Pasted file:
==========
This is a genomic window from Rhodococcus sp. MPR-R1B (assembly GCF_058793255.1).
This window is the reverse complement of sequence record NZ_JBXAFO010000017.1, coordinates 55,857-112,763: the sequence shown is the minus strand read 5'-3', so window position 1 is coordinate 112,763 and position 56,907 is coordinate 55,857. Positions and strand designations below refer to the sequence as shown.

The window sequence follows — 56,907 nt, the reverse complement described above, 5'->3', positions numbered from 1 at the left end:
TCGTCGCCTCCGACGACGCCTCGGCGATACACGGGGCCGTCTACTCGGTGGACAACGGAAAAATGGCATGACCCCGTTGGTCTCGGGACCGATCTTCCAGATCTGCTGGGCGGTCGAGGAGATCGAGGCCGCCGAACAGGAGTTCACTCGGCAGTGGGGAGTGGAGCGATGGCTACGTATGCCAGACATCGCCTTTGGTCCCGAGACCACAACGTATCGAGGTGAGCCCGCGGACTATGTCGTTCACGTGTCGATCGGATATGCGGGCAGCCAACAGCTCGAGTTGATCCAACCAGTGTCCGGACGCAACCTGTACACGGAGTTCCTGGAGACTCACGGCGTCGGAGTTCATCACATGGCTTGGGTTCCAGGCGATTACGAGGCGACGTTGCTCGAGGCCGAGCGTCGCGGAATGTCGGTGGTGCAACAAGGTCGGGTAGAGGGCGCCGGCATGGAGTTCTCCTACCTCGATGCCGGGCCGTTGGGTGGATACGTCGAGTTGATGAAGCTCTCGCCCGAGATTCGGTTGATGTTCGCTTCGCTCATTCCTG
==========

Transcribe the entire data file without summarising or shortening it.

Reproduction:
This is a genomic window from Rhodococcus sp. MPR-R1B (assembly GCF_058793255.1).
This window is the reverse complement of sequence record NZ_JBXAFO010000017.1, coordinates 55,857-112,763: the sequence shown is the minus strand read 5'-3', so window position 1 is coordinate 112,763 and position 56,907 is coordinate 55,857. Positions and strand designations below refer to the sequence as shown.

The window sequence follows — 56,907 nt, the reverse complement described above, 5'->3', positions numbered from 1 at the left end:
TCGTCGCCTCCGACGACGCCTCGGCGATACACGGGGCCGTCTACTCGGTGGACAACGGAAAAATGGCATGACCCCGTTGGTCTCGGGACCGATCTTCCAGATCTGCTGGGCGGTCGAGGAGATCGAGGCCGCCGAACAGGAGTTCACTCGGCAGTGGGGAGTGGAGCGATGGCTACGTATGCCAGACATCGCCTTTGGTCCCGAGACCACAACGTATCGAGGTGAGCCCGCGGACTATGTCGTTCACGTGTCGATCGGATATGCGGGCAGCCAACAGCTCGAGTTGATCCAACCAGTGTCCGGACGCAACCTGTACACGGAGTTCCTGGAGACTCACGGCGTCGGAGTTCATCACATGGCTTGGGTTCCAGGCGATTACGAGGCGACGTTGCTCGAGGCCGAGCGTCGCGGAATGTCGGTGGTGCAACAAGGTCGGGTAGAGGGCGCCGGCATGGAGTTCTCCTACCTCGATGCCGGGCCGTTGGGTGGATACGTCGAGTTGATGAAGCTCTCGCCCGAGATTCGGTTGATGTTCGCTTCGCTCATTCCTG